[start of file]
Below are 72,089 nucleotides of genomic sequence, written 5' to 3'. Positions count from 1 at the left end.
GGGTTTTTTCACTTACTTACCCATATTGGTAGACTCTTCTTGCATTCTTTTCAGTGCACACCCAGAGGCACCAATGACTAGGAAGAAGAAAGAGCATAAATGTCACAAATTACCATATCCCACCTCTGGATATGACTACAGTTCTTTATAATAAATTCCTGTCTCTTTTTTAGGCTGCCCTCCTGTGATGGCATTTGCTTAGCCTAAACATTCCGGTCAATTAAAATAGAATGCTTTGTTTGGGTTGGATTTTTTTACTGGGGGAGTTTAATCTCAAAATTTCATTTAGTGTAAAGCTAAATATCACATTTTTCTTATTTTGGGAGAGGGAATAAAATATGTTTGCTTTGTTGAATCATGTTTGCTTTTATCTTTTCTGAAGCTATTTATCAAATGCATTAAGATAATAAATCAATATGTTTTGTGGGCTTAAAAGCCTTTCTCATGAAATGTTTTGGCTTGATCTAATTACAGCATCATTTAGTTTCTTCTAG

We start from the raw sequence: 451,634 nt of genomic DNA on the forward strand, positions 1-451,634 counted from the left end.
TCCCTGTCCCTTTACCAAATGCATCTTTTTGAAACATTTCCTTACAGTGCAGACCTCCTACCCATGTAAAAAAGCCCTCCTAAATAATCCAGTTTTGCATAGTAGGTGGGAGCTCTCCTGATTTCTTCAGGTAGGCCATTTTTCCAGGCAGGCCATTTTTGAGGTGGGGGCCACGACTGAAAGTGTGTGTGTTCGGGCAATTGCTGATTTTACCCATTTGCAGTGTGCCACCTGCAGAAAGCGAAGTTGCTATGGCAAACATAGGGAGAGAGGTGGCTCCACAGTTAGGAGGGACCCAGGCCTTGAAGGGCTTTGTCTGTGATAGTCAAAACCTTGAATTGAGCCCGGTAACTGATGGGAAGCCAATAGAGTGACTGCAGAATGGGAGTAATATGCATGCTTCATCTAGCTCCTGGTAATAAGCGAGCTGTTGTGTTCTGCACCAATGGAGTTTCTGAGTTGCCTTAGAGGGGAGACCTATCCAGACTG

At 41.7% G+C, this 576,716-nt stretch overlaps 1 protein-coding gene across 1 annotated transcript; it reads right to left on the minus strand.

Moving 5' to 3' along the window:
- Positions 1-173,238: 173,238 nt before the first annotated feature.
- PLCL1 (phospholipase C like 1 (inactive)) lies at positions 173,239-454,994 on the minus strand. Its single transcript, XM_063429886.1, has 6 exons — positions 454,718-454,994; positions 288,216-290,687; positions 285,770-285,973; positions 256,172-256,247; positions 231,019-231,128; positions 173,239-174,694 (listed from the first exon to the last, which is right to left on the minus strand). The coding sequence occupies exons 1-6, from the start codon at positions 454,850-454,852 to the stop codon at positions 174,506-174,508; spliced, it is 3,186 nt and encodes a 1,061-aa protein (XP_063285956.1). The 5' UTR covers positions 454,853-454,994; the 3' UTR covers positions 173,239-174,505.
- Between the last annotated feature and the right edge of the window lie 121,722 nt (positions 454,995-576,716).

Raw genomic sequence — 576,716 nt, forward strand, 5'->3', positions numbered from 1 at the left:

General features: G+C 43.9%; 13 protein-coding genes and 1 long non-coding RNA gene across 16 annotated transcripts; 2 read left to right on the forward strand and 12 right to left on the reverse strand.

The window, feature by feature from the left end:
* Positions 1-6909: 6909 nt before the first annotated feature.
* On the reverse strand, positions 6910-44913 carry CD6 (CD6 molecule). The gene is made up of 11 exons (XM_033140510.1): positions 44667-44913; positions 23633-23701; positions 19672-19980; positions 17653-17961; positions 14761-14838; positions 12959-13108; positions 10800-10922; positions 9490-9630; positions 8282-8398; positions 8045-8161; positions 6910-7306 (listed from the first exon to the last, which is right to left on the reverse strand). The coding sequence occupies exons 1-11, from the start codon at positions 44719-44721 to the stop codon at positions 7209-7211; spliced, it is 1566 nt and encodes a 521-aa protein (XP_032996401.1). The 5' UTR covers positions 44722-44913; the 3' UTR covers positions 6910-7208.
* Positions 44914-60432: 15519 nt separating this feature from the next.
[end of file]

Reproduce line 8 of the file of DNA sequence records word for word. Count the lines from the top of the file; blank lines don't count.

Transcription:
- PLCL1 (phospholipase C like 1 (inactive)) lies at positions 173,239-454,994 on the minus strand. Its single transcript, XM_063429886.1, has 6 exons — positions 454,718-454,994; positions 288,216-290,687; positions 285,770-285,973; positions 256,172-256,247; positions 231,019-231,128; positions 173,239-174,694 (listed from the first exon to the last, which is right to left on the minus strand). The coding sequence occupies exons 1-6, from the start codon at positions 454,850-454,852 to the stop codon at positions 174,506-174,508; spliced, it is 3,186 nt and encodes a 1,061-aa protein (XP_063285956.1). The 5' UTR covers positions 454,853-454,994; the 3' UTR covers positions 173,239-174,505.